Civil Unions Not Equal to Marriage

June 10, 2007 at 5:18 pm 6 comments

A New York Times op ed points out that civil unions are a “separate and inherently inferior institution that continues to deny gay couples the equality they seek and deserve.” Anyone who is being truly honest knows this to be true. In Connecticut, New Jersey, Vermont, New Hampshire state legislatures have passed civil unions laws claiming that they offer same-sex couples the equivalent of marriage. If they belive this to be true, why create a wholly separate institution? It makes no sense.

Gay Americans are as American as our heterosexual countrymen. We are required to abide by the same laws and pay the same taxes, yet we are denied the legal and economic benefits of marriage that many heterosexuals take for granted. That’s just un-American.

In case you missed it: Marriage Matters

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Entry filed under: Advocacy, Family, LGBT, Marriage, Politics.

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6 Comments Add your own

  • 1. fitnessfortheoccasion  |  June 10, 2007 at 6:17 pm

    Separate but equal surfaces again.

    I just wonder how anyone can make the anti-marriage argument, claim to be pro separation of church and state, and keep a straight face.

    Reply
  • 2. Tim  |  June 11, 2007 at 8:52 am

    I have yet to read an objection to marriage equality that is logically and practically correct. Each and every objection is a smoke screen for bigotry and even more offensive is that those who bring these lame objections to the table, don’t have the intestinal fortitude to admit it. The Neo-Con government in Canada attempted this bs “compromise” here as well, but most people saw through the crap and we finally corrected an injustice that had been allowed to fester far too long. Civil Unions may seem like a milestone on the surface, but they are an insulting slap in the face and one that maintains that “we’re better than you” mentality that the majority of the hetero population in the US is hanging onto. It is also a subversive tactic to leave the issue up to the States since at the Federal level and across the country, there is such as disparaging difference in rights, no other citizen is subjected to this humiliation, it is shameful.

    Reply
  • 3. bloggernista  |  June 11, 2007 at 2:41 pm

    Tim, there has been no logical reason to deny marriage rights to same-sex couples because there is no logical reason for doing so. You are right that what passes for reasons to continue marriage discrimination is really bigotry and prejudice. Its unfair and un-American.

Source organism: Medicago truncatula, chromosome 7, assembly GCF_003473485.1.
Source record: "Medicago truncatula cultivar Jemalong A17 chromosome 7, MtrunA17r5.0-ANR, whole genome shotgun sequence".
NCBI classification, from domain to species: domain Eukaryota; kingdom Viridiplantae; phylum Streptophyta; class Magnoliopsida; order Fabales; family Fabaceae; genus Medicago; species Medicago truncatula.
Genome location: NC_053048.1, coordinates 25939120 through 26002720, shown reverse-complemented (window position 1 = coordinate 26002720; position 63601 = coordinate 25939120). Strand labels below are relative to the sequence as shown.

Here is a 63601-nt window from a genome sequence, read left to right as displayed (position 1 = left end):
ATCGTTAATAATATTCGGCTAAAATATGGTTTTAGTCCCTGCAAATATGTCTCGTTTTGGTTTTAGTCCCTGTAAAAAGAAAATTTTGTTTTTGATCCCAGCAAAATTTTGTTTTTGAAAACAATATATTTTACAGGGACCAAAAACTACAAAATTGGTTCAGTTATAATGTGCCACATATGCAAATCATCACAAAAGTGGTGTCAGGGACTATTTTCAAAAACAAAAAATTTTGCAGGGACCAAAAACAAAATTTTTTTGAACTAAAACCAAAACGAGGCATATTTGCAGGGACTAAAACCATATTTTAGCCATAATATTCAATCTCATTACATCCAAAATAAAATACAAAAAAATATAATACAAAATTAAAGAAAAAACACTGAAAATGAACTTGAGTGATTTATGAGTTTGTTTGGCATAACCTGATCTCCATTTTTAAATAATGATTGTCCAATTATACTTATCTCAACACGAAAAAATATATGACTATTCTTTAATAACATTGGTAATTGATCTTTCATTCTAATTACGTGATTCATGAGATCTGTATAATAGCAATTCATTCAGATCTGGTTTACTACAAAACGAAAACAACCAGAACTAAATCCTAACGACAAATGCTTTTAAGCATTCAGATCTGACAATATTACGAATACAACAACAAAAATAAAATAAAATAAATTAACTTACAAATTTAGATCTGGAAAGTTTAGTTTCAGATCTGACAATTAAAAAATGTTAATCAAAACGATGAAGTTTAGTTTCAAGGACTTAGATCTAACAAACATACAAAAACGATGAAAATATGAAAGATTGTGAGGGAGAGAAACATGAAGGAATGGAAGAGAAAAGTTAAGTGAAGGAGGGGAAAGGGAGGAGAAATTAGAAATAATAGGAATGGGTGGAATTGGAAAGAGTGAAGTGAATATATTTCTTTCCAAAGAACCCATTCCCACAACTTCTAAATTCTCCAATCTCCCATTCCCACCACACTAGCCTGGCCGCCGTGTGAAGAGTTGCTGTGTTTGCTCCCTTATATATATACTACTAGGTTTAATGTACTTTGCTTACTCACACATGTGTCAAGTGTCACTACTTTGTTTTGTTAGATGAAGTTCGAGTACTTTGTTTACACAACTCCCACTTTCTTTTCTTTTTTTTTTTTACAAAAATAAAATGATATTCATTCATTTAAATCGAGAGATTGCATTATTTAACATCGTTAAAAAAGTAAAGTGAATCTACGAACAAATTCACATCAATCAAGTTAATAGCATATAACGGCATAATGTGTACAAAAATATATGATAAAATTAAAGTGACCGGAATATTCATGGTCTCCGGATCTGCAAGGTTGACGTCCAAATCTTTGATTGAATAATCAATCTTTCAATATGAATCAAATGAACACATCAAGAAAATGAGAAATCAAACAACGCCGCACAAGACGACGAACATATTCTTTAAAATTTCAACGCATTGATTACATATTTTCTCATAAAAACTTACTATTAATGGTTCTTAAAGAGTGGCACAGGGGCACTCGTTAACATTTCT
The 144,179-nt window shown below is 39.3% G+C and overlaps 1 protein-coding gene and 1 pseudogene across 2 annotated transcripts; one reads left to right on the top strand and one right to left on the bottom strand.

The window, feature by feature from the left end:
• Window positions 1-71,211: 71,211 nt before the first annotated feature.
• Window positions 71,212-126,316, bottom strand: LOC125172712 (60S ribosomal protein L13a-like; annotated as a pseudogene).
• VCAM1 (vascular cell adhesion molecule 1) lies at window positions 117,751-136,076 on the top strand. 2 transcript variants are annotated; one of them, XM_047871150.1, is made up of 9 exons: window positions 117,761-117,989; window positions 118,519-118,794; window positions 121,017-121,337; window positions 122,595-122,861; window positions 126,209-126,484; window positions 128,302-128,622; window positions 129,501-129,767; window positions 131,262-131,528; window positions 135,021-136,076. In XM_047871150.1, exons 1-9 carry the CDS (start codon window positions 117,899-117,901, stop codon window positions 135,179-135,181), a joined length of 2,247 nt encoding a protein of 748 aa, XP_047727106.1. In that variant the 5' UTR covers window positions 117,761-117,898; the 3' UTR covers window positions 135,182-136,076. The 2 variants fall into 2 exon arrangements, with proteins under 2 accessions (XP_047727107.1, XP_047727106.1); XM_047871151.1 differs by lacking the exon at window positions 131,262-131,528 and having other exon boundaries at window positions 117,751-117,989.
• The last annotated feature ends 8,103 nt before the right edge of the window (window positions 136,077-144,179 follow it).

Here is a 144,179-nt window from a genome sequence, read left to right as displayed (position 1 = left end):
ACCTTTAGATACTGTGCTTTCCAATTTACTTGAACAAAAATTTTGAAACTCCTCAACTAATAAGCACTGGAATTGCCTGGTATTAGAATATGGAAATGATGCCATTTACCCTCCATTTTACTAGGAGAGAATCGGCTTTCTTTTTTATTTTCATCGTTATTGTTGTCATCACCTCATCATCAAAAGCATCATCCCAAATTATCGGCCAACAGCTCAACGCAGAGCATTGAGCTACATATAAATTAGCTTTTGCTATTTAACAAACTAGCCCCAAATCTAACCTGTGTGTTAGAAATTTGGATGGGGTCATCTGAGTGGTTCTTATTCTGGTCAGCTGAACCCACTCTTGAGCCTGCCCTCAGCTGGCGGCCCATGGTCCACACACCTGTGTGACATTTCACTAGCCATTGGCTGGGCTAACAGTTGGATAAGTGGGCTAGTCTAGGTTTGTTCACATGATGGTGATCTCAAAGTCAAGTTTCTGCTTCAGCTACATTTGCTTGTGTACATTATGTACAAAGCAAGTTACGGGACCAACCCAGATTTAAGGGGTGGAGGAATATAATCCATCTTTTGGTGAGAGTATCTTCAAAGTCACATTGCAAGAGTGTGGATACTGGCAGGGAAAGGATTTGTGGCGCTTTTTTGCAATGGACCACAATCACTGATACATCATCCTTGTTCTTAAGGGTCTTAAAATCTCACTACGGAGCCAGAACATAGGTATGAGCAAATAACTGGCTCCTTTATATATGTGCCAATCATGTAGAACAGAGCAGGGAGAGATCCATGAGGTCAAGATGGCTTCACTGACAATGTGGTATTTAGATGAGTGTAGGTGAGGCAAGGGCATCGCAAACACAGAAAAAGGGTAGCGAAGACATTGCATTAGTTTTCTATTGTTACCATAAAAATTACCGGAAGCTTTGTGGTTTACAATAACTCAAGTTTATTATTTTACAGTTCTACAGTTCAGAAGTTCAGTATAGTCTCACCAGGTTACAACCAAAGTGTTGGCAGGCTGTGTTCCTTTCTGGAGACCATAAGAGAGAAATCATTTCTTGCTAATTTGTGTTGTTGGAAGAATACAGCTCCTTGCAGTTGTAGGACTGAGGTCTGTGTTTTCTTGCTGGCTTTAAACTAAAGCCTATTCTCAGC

Reply
  • 4. Christopher  |  June 12, 2007 at 12:41 pm

    Precisely, bloggernista.

    The second hets say “I do,” 1,300 Federal rights convey to them. I imagine even they have no idea of the sweetheart deal they just entered into.

    When politicians say “I’m against gay marriage, but in favor of civil unions,” the subtext of what they’re saying is, “I think your relationship has less value than mine.”

    Jim and I have spent upwards of $4,000 on lawyers fees over the years to even approximate in our 15 year marriage what hets take for granted and we still have no rights to one another’s Social Security should one of us die.

    It’s a sham. It’s discriminatory. And, it’s homophobic.

    Reply
  • 5. bloggernista  |  June 12, 2007 at 3:46 pm

    There is no reason that you and your partner should have had to spend that money to get legal protections. A marriage license costs something like $50 and comes with so much more. Its a simple matter of justice.

    Reply
  • 6. fitnessfortheoccasion  |  June 12, 2007 at 9:11 pm

    Chris,

    I hadn’t even thought of it that way. That fact should be spread! I wonder if there is any research done on this, or any news articles on the costs of achieving partial rights for homosexual couples. I think this is a very effective way to present one of the effects of homophobia, and how clearly separate is not equal.

    It is, as bloggernista said, a matter of justice. But it is also a matter of economics, apparently.

    Reply

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